You can post your photo alone or along with some words: commentary, a story, a poem…maybe even a song! I love to study the photographs that others’ take and think about how I can use a technique, an angle, or their inspiration to try something new in my own photography. (I love a great mentor text…or mentor photo, in this case!)

I share my photography and writing on social media. You can find me on Instagram and Twitter using @kd0602. If you share your photos and writing on social media too, please let me know so I can follow and see what you are doing. To help our Weekly Photo community find each other, use the hashtag #change for this week and include @nwpianthology in your post.

Change is the air for me right now.  What change will you capture through your lens?

A Day on the Hill

Representative government, a staple of our democracy, is something we often learn about in school…and yet seldom engage in beyond voting.  But for the last several years, through my interactions with the National Writing Project, I have had the opportunity to push myself to delve more deeply into the governing process as I visit the congressional representatives of our region to advocate for our organization by heading to Capitol Hill in Washington DC.  This means making appointments with our congress people, meeting with them to talk about the work we do locally, and often making a request that they sign onto a Dear Colleague letter or support a particular piece of legislation coming up for a vote.

And for the last few years, my friend and San Diego Area Writing Project colleague, Abby Robles, has been coming with me, setting up appointments, and helping to build relationships with the representatives and their staffs.

There’s something larger than life about this city.  Monuments loom large, bringing the history of our country into focus.  The streets teem with people…and when you are on Capitol Hill, most are in dark suits rushing here and there.  Armed sentries stand at attention and the entryway to all governmental buildings require passage through metal detectors.

Like hives, the houses of representatives buzz with groups of people in conversation.  Tiny elevators carry people from floor to floor of massive marble hallways, old fashioned clocks beep and wink indicating voting in progress.  Impossibly young interns man the phones, handle queries, and usher people in and out for appointments.  Each office is decorated with artifacts of “home,” the place the congressperson represents.

Last year Abby decided to make a movie about her trip to DC to show her students.  So we talked through her plan, scoped out potential shots, and considered how we could use our time in at the Capitol to tell a story.  With Abby as the star, I was pressed into service as cinematographer, filming pieces of our visit that she would stitch together into the movie.  It was great fun…and the movie was quite a hit!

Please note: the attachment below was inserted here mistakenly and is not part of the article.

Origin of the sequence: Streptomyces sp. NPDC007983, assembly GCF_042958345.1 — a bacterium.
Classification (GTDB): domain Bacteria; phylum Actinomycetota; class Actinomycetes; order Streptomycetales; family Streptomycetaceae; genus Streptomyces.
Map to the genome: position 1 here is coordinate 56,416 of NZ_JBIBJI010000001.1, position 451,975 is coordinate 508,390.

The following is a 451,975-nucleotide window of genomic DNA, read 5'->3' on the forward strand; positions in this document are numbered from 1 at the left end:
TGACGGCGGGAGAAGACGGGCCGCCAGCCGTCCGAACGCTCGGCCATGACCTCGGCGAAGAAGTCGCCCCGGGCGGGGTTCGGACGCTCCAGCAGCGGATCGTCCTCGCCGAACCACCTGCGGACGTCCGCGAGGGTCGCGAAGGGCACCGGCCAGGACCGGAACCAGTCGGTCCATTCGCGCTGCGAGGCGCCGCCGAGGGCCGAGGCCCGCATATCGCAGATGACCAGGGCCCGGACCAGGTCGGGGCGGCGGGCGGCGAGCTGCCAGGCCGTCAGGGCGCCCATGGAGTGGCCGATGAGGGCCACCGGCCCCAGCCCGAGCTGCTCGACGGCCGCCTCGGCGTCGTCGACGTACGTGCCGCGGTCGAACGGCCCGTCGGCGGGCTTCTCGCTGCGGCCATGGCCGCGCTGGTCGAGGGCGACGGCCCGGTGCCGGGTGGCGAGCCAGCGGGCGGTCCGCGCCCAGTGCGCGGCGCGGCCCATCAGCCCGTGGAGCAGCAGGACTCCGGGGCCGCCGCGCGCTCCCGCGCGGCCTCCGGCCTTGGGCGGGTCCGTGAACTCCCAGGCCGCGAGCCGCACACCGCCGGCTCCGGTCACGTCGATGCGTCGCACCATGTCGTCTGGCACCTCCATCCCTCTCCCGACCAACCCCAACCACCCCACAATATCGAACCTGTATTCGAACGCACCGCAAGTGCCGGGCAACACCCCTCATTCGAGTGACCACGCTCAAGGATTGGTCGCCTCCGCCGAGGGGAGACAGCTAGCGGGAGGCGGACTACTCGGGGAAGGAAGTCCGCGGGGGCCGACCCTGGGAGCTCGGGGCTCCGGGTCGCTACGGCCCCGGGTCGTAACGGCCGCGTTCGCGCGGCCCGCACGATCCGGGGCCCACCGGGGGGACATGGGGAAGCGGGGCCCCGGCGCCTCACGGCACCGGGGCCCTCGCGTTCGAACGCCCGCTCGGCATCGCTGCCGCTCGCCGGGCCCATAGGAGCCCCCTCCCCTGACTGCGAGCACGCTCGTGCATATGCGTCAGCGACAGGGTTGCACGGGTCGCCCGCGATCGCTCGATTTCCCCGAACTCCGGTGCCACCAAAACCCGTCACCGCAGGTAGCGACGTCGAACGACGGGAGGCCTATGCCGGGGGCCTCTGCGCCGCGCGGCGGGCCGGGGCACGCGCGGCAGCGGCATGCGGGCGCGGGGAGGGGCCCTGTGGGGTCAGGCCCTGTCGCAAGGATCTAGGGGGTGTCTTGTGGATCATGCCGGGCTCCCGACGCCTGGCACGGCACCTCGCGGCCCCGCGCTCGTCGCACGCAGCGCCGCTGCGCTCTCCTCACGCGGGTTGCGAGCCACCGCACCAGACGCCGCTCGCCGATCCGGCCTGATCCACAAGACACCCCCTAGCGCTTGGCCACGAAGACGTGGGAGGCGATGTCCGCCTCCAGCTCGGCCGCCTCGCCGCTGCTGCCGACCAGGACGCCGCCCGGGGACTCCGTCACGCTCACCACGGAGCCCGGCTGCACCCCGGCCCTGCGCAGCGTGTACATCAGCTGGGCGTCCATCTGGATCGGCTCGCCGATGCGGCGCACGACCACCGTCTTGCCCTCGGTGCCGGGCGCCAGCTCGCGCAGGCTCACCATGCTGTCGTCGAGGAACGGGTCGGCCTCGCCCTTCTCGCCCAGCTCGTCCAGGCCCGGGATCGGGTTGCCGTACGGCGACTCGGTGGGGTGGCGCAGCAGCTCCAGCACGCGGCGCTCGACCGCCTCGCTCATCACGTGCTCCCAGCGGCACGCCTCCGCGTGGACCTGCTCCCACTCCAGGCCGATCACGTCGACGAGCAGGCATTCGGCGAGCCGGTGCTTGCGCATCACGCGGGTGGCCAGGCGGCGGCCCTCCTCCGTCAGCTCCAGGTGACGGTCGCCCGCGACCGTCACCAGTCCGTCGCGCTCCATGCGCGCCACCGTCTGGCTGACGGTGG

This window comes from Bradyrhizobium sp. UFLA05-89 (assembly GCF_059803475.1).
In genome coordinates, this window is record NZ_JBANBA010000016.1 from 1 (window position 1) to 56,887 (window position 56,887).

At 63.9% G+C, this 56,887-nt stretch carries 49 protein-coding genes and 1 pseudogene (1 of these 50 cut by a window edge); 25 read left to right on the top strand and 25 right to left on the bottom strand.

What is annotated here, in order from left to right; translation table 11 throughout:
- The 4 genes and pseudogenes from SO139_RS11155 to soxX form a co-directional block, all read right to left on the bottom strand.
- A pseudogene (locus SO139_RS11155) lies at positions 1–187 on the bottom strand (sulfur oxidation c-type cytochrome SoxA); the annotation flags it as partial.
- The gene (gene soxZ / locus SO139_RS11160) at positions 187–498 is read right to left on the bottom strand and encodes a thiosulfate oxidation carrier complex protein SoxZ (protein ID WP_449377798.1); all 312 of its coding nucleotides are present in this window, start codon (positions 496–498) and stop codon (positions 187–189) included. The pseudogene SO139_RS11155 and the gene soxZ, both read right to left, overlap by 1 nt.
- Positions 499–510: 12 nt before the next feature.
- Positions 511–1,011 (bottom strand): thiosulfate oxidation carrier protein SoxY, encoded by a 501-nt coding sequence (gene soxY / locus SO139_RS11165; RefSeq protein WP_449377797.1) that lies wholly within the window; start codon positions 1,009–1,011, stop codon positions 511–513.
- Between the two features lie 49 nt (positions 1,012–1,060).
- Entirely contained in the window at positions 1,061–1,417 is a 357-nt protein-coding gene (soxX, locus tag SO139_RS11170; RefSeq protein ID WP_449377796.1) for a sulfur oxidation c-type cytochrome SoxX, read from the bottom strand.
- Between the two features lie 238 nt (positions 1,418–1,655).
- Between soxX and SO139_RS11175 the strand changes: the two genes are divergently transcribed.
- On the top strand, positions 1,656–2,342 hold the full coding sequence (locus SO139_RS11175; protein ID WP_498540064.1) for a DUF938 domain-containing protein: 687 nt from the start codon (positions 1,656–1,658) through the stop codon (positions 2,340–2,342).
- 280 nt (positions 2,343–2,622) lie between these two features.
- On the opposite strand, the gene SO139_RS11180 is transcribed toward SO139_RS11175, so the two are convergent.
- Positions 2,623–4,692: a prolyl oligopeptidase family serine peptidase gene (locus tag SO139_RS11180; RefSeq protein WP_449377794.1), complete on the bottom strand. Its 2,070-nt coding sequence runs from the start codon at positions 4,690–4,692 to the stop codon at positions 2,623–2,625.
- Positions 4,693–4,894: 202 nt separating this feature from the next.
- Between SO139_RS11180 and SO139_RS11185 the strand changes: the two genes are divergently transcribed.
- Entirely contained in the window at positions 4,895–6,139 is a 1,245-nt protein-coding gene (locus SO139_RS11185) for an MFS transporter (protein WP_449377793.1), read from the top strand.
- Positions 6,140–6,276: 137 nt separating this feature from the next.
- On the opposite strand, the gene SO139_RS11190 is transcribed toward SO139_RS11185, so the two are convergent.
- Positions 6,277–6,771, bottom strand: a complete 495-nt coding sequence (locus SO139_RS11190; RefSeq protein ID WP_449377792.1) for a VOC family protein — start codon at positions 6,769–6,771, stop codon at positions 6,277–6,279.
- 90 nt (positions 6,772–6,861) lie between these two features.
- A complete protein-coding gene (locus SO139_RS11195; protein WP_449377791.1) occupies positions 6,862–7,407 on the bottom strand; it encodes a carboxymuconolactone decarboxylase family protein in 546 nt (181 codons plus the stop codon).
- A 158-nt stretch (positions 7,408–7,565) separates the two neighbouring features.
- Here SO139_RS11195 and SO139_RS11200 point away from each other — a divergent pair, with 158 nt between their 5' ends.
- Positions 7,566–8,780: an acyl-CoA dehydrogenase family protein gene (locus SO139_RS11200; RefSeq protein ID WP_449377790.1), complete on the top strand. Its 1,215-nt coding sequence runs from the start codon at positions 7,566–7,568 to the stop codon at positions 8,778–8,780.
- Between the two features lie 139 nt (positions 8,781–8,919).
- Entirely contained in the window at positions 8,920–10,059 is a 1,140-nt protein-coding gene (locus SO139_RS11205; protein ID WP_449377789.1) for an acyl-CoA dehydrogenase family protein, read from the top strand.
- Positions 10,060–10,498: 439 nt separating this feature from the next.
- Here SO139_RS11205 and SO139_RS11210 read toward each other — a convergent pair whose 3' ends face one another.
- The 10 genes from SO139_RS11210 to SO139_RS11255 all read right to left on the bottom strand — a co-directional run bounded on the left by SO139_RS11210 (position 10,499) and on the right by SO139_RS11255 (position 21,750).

And so this morning, Abby was eager to make a new movie for her students and we began talking as we walked to the Capitol for our meeting.  A conversation we have had before is about the word capitol with an “o” and how it is different from the word capital with an “a.”  This led us to the discussion of the multiple meanings of words…and what ultimately became the inspiration for the story Abby would create for her students.

I was studying carefully today, taking in Abby’s process as we thought about the different movie scenes and planned the shots.  I have tiptoed into some movie making…but have only used photos…no video at this point.  (Here is a movie I made a year ago) We had lots of fun with word play as we considered the many possibilities for words that had meaning in this place where our government lives. And as we shot each scene, we were thinking about what would come next…knowing that we would ask our representative, Scott Peters, to play a role in the video.  And what a great sport he was, not only agreeing to play along, but also adding his own twist to the plot, creating complexity and authenticity.

Making the movie kept our day lively, as each place we went became fodder for our thinking about multiple meaning words.  And by including the congressman in the movie, our conversation with him became more genuine.  We laughed, shared stories about our work and his, and engaged his staff in our video vision.  The making made us curious…about words, about this place, about angles and light and sound.  And it felt good to find a suitable end piece…and a crazy coda with Abby dancing on the steps of the Supreme Court.

Abby pieced the movie together…some during our lunch in the House of Representatives cafeteria…and the rest in the hotel bar as people came together to share the results of their day on the hill.  And here it is!  A lovely movie that reflects Abby’s thinking and her hard work…and I can’t wait to share it with my students too!

I think I’m ready to try a movie of my own.  I don’t think I will be starring in it…I don’t see myself as quite the actress that Abby is.  But I’m ready to try my hand at thinking through scenes, planning shots, and creating a story through the process.  Wish me luck!